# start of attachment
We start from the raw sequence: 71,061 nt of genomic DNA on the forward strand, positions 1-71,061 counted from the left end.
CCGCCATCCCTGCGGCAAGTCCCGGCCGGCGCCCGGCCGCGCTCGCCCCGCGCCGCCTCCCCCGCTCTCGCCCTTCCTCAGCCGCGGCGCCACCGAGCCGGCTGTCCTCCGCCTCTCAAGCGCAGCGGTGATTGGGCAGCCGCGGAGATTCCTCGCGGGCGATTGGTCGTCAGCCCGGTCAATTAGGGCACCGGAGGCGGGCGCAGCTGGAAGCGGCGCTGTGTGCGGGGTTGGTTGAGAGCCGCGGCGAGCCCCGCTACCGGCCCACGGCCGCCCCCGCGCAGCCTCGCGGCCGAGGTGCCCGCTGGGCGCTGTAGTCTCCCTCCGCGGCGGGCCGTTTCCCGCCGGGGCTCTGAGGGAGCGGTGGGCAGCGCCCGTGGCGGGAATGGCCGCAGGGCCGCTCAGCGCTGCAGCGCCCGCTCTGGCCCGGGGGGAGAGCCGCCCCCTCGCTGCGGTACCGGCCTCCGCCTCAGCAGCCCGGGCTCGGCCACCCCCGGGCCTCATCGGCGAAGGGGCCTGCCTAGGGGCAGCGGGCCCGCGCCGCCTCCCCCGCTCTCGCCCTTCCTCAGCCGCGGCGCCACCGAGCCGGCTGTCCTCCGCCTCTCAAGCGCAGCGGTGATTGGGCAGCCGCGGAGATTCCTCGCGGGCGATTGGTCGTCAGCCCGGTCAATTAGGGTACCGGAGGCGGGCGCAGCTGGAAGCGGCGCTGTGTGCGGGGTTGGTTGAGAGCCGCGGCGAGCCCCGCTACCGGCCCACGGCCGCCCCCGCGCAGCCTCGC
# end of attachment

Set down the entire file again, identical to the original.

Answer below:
We start from the raw sequence: 71,061 nt of genomic DNA on the forward strand, positions 1-71,061 counted from the left end.
CCGCCATCCCTGCGGCAAGTCCCGGCCGGCGCCCGGCCGCGCTCGCCCCGCGCCGCCTCCCCCGCTCTCGCCCTTCCTCAGCCGCGGCGCCACCGAGCCGGCTGTCCTCCGCCTCTCAAGCGCAGCGGTGATTGGGCAGCCGCGGAGATTCCTCGCGGGCGATTGGTCGTCAGCCCGGTCAATTAGGGCACCGGAGGCGGGCGCAGCTGGAAGCGGCGCTGTGTGCGGGGTTGGTTGAGAGCCGCGGCGAGCCCCGCTACCGGCCCACGGCCGCCCCCGCGCAGCCTCGCGGCCGAGGTGCCCGCTGGGCGCTGTAGTCTCCCTCCGCGGCGGGCCGTTTCCCGCCGGGGCTCTGAGGGAGCGGTGGGCAGCGCCCGTGGCGGGAATGGCCGCAGGGCCGCTCAGCGCTGCAGCGCCCGCTCTGGCCCGGGGGGAGAGCCGCCCCCTCGCTGCGGTACCGGCCTCCGCCTCAGCAGCCCGGGCTCGGCCACCCCCGGGCCTCATCGGCGAAGGGGCCTGCCTAGGGGCAGCGGGCCCGCGCCGCCTCCCCCGCTCTCGCCCTTCCTCAGCCGCGGCGCCACCGAGCCGGCTGTCCTCCGCCTCTCAAGCGCAGCGGTGATTGGGCAGCCGCGGAGATTCCTCGCGGGCGATTGGTCGTCAGCCCGGTCAATTAGGGTACCGGAGGCGGGCGCAGCTGGAAGCGGCGCTGTGTGCGGGGTTGGTTGAGAGCCGCGGCGAGCCCCGCTACCGGCCCACGGCCGCCCCCGCGCAGCCTCGC